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Fantasy Makeover: Kickers Edition

  “Michael Jordan and Tiger Woods are out there performing all
the time. As kickers, we’re not out there much. Our teammates build the cake,
and sometimes we’re fortunate enough to put the icing on it.”- Adam Vinatieri

Do you ever wish that kickers could be more than just fantasy chum?

  I know I’m not the only one who notices that
every year when draft day rolls around it always seems like the one position
that is pretty much ignored, value wise, is kicker.

  It’s the position every draft owner waits
until the last couple of rounds to fill.

 
Why?

  And what can fantasy leagues
and owners do to change it?

For starters there really is no big superstar at the kicker
position as the only skill involved is being able to kick the ball through the
uprights.

  I mean, correct me if I’m
wrong, but you never really see kickers running 60 yards downfield to practice
their golf game in the end zone.

  And
it’s not like they’re throwing 30 yard darts and taking on nasty hard-hitting
linebackers on an every down basis.

 
Yeah, we come up with rankings, but basically in a nutshell they mean
nothing because any kicker on that short list could rise up and be the leader
in the stat column.

  So, on the outside
it looks like there is little skill involved, which ultimately equates to
little value for fantasy owners come draft day, but what if we were to change
that?

 

To keep the evolution of fantasy football we must come up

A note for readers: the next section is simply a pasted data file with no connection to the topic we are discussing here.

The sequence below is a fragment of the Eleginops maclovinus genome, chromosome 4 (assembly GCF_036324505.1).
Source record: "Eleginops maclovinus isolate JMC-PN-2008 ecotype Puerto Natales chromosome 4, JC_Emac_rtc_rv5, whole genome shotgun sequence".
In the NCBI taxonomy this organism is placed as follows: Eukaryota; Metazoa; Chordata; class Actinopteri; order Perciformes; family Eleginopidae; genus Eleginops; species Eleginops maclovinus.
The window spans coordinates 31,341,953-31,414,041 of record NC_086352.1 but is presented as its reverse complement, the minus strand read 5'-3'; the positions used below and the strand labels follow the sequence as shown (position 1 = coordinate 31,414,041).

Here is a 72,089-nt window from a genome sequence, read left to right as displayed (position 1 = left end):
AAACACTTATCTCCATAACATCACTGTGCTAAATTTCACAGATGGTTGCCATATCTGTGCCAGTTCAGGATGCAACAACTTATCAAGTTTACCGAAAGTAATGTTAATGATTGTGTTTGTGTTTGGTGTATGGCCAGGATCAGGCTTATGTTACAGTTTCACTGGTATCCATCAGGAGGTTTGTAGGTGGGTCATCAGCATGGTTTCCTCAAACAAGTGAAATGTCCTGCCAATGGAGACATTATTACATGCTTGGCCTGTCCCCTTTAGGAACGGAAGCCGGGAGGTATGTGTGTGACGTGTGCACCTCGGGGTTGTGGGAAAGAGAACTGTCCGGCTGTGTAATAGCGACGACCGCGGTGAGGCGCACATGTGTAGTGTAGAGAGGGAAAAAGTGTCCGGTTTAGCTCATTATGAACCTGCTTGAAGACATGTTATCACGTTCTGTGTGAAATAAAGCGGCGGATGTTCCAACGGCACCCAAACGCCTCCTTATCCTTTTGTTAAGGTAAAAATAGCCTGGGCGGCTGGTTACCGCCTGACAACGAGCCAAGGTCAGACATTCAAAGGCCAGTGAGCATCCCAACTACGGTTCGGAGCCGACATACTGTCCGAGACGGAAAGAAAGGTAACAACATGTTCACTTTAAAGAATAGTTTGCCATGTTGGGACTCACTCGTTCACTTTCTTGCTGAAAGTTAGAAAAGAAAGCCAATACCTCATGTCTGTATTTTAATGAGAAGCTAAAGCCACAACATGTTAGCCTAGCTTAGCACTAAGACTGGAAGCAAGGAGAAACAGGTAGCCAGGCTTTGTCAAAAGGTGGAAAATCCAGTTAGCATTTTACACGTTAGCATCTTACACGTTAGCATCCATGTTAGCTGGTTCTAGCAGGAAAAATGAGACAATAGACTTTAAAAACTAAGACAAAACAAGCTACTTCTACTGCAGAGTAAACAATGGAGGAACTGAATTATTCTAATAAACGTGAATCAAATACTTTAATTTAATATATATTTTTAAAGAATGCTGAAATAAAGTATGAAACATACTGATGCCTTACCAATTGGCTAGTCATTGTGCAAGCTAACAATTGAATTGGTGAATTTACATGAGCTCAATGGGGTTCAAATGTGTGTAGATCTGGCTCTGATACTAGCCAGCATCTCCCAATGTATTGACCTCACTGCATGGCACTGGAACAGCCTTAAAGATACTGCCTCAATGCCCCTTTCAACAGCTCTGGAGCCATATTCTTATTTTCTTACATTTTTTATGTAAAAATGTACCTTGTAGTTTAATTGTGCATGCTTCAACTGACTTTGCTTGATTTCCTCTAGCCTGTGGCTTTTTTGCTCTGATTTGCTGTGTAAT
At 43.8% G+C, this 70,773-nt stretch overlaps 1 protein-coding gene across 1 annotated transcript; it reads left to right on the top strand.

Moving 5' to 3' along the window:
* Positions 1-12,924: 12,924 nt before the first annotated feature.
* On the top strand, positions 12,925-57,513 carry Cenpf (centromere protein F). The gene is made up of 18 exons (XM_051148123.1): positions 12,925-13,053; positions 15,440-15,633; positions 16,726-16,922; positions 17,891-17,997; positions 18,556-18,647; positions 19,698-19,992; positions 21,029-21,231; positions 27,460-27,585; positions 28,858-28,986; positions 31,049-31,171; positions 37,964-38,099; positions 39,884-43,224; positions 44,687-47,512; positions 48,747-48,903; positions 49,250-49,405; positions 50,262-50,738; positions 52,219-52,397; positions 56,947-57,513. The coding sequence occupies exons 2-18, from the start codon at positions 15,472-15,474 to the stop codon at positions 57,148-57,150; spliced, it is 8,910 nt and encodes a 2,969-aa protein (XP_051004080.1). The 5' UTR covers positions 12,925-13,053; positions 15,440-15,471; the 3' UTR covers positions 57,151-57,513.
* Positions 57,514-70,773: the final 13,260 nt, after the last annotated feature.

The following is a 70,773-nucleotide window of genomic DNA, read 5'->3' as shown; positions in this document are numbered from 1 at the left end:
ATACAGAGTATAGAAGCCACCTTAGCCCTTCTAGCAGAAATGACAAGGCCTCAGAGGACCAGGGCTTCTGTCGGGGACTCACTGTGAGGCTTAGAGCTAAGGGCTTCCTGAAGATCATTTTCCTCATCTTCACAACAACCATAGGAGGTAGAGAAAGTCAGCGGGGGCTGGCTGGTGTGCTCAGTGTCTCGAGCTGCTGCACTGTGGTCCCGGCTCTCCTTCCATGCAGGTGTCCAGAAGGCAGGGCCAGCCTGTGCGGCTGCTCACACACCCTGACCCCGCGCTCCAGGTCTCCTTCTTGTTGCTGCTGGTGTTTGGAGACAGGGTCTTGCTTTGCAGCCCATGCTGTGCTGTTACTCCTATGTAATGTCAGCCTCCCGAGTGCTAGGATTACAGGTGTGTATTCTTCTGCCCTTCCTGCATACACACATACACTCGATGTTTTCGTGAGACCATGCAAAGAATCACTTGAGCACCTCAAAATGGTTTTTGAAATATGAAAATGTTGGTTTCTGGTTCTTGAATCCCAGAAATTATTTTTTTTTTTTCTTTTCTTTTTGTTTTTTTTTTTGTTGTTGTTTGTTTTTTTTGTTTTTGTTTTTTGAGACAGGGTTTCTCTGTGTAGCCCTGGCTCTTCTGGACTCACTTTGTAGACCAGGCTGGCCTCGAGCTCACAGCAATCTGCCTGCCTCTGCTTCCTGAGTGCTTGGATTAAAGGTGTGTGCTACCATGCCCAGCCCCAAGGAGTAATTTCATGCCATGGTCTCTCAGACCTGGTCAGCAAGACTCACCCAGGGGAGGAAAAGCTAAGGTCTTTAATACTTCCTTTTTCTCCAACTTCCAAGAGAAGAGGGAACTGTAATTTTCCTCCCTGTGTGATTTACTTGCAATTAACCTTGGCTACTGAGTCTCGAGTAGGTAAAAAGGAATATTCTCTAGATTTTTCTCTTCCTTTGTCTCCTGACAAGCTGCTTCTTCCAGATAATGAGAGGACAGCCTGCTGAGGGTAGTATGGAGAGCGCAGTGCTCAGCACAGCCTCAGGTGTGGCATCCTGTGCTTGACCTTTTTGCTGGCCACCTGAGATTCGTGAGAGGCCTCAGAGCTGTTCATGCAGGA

with new ideas to make every position and player important in achieving the ultimate
goal; winning!

  There have been
advancements in scoring when it comes to skilled position players (long yardage plays,
completion percentage, etc), but the one position that always stays the same is
kicker.

  Why?

  Why can’t we make the kickers score more/less
points?

  So what if they only trot on the
field a couple of times per game; we can still make them a factor in the
fantasy world.

  How you ask?

  Listed below are three ways we can make
kickers important from a value perspective come draft day and the season as a
whole.

 

1. Change in Yardage
Increments

Like stated above some fantasy leagues have been implementing scoring that
allows kickers to score bonus points for incremental yardage.

  See Chart 1 for a detailed example.

 

Chart 1

Yardage

Ranges

Points
Values

0-39

3

40-49

4

50-59

5

59+

6

 

Suggestion: Cut
the increments in half.

  See Chart 2 for
a detailed example.

Chart 2

Yardage

Ranges

Points
Values

0-34

3

35-39

4

40-44

5

45-49

6

50-54

7

55-59

8

60+

9

Chart 2 works, and here’s why: Last season only three kickers converted four or
more field goals of 50+ yards, and only nine converted three or more.

  It rewards the proper way based on each
kicker’s talent.

 


2. Bonus Points

A vast majority of fantasy leagues use the traditional 1 point per extra point
made, and 3 points per every field goal made.